The parents have clearly been making *some* effort – buying 1% milk, baked chips and the 100 calorie snack packs and not providing desserts.  Clearly they still need to learn how to plan better meals though. It’s not a 14 year-old’s fault if the food available for her evening meal is high fat, high calorie, with no vegetables or fruit (probably low in fiber.) The girl doesn’t need a weight-loss program – she needs a lifestyle change.

    Her family needs to see a nutritionist and plan together the kinds of changes they can make. Maybe start  by switching to fat-free milk and taking a lunch to school rather than buying what’s on offer there. (Sadly, school lunches often offer too many unhealthy options.) Veggies need to be part of the family’s diet – canned or frozen would be better than none if buying fresh is an obstacle.

    As Vtalise said, exercise needs to factor in there too, and it might help if the parents were setting an example.

  • Lee

    I would try to get the unhealthy snacks out of the cabinets. Fill the fridge with fruits, veggies and try cooking healthier foods. Maybe a fun family (or mother/daughter) walks or going to the gym. I would not make a huge deal out of her weight but at age 14 I would discuss the benefits of eating healthy and exercise. I would not criticize her but would encourage her when she is doing well. As an overweight adult I know I eat much better when the unhealthy snacks are not available. I think she is old enough for a program like weight watchers too if she would be interested in this. Kids love to do things on the computer and she could track her progress online.

  • Revjsm

    Yes, whole family changes are needed: serving fruits/vegetables with meals at home, lean meats, cutting down on sauces, etc.  She’s made some good choices (no dessert, sugared drinks) but they’re being sabotaged by other ones (skipping breakfast, too many snacks, little exercise.)    She seems motivated, so adding more fresh fruits and veggies to her diet, eating a healthy breakfast, and getting more exercise (even 1/2 hour a day) should really help.  She may not need to be on a “diet”, but just adopt healthier habits that can last a lifetime.  But her parents really need to get on board here – serving her healthier food will work better than “policing” her.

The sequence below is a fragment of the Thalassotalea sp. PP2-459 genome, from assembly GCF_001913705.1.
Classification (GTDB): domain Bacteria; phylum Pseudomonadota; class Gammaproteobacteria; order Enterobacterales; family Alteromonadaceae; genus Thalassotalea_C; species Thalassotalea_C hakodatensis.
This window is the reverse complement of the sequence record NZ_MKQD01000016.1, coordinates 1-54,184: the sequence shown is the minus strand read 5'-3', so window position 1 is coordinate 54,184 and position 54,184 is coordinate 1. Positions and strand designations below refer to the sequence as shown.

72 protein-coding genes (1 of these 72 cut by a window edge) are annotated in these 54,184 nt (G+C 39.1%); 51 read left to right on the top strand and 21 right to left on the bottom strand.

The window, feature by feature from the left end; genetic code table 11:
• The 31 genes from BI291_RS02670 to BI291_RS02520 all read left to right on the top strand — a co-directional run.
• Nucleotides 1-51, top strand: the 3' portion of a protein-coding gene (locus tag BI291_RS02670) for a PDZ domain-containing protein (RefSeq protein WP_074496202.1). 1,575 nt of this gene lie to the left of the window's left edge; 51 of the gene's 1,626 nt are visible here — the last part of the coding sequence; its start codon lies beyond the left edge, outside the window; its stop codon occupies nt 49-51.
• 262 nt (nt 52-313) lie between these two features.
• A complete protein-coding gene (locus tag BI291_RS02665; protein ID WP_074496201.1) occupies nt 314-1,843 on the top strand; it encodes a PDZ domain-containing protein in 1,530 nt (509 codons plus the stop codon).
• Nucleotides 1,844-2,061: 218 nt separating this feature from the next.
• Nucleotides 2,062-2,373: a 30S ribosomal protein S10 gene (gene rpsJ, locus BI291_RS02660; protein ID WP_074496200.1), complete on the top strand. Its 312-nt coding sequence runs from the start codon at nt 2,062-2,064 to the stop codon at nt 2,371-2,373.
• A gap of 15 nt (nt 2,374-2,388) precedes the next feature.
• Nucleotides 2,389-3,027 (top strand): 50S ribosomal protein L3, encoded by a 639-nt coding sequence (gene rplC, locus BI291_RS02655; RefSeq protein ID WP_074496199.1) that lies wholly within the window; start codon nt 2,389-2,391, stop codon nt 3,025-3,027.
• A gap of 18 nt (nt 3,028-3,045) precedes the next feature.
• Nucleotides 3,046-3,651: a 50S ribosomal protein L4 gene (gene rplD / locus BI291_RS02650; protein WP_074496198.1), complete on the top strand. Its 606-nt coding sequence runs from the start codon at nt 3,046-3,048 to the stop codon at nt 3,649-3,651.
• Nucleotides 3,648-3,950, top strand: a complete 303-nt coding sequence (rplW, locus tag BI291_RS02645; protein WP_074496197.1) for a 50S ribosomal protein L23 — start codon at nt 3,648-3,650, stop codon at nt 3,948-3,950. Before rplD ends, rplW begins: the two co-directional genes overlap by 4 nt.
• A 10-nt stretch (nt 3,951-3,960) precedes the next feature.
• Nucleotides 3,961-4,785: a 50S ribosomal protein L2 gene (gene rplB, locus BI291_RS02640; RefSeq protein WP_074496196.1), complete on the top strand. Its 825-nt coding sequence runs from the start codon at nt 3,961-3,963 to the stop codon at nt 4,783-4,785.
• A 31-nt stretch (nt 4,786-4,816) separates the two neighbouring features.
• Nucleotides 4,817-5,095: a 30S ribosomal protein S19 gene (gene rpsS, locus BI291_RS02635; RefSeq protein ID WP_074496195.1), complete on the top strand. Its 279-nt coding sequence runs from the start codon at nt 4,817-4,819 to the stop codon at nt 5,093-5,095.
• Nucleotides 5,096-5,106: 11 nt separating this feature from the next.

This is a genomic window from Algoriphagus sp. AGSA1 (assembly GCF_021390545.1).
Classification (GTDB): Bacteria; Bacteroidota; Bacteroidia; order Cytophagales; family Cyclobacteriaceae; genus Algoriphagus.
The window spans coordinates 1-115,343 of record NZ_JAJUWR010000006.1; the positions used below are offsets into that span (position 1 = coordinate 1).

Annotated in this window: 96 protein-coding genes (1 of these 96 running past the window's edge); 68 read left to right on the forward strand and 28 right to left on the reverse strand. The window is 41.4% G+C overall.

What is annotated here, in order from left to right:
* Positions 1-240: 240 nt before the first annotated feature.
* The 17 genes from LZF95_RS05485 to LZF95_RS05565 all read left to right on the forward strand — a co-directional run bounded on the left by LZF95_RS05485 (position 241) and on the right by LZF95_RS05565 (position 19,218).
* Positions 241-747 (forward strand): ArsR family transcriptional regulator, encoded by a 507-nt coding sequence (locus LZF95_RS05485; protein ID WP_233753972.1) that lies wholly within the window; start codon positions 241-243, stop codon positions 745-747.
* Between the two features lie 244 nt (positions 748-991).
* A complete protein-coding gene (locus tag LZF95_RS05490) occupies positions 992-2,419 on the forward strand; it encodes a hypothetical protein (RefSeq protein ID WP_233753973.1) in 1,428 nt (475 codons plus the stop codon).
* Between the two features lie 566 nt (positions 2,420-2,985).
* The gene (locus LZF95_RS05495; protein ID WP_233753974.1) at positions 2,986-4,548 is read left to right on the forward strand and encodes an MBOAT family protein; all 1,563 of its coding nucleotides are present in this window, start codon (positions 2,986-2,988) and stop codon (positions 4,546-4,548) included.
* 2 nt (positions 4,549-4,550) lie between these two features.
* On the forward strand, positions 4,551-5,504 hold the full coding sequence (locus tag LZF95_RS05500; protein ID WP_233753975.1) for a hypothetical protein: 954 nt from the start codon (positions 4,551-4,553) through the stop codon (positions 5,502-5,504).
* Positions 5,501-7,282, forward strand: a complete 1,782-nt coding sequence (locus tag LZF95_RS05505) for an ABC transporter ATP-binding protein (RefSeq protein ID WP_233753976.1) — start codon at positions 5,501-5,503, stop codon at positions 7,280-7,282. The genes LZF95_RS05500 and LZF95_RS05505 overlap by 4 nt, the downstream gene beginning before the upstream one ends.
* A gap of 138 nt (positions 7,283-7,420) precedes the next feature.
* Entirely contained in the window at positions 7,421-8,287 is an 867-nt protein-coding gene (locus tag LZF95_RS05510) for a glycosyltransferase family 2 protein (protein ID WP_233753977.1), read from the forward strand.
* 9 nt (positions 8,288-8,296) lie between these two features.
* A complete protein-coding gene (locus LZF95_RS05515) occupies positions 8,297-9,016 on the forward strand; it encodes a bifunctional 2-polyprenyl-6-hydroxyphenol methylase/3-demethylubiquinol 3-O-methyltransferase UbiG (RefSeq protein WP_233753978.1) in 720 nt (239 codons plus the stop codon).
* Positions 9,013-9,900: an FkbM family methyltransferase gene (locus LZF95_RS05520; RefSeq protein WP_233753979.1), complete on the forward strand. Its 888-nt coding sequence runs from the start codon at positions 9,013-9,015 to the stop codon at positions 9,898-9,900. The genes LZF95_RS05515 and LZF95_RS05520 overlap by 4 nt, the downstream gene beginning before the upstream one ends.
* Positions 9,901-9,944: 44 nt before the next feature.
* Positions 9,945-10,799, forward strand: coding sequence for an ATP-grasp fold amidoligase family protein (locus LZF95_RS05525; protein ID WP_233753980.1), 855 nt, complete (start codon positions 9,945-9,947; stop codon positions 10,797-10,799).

• SuStreets

    I could be this mother!  Add to that, however, the young lady has Down syndrome and it gets more complicated.  The one tool that has really worked for my daughter and our family is journaling:  a food diary, excercise diary and a feelings journal.  The food diary has been very effective and my daughter takes an active role in this daily.  It’s a slow, arduous process but we have been successful,  Good luck!

  • Lauriecomey

    The family should sit down with a nutritionist. Most often parents do not realize how to cook the same foods they are used to eating, but with a lot less fat and calories. I think this needs to be taken very seriously before her weigt gets totally out of control. Exercising daily has to be a routine. My son will play at the playground, roller skate, ride his scooter, or just dance to music at home to name a few. Most parents just need to be educated! Little changes will make a big difference. Seems like she is having too many snacks and needs to be given the choice of snacks that are more filling.

  • Pelkster01

    I agree the whole family needs a change in their shopping and eating habits. Those baked chips and 100 calorie package snacks are expensive and dont have much nutritional value. I would recomend replacing most of those snacks with fruit and veggies. I usualy make at least two soups every Sunday and cut up lettuce and other veggies so they are readily available for quick meals, snacks or use them for preparing healthy diners. If the budget is to tight for fruits and veggies, we are lucky to have the http://www.fairfoods.org/dollarbag.html in the greater Boston area, I would advise the family to take advantage of it. Breakfast should be a must and fruits would make a wonderful breakfast for this young lady with some whole grain cereal, youghurt, etc. I would advise the family to look into programs at the local Y, swimming would be a great way to have fun as a family and help this childs struggle.

  • Eeclare55

    I would suggest the whole family meet with a nutritionist. Go food shopping as a family with tips from the nutritionist. The family meal preparer should keep in mind the meals for the week, so they don’t fall back on bad habits because the proper food isn’t there. Incorporate  exercise, something fun, maybe with friends or neighbors. Maybe  a walk in different places, like a beach or park. Keep “weight talk” to a certain time, perhaps two or three times a week. Remind family members that it is important to keep on the healthy eating track to help encourage this young girl.

  • http://www.teenspeak.org/ Erica

    My thoughts on how to help Ms. K: http://bit.ly/wUgMXj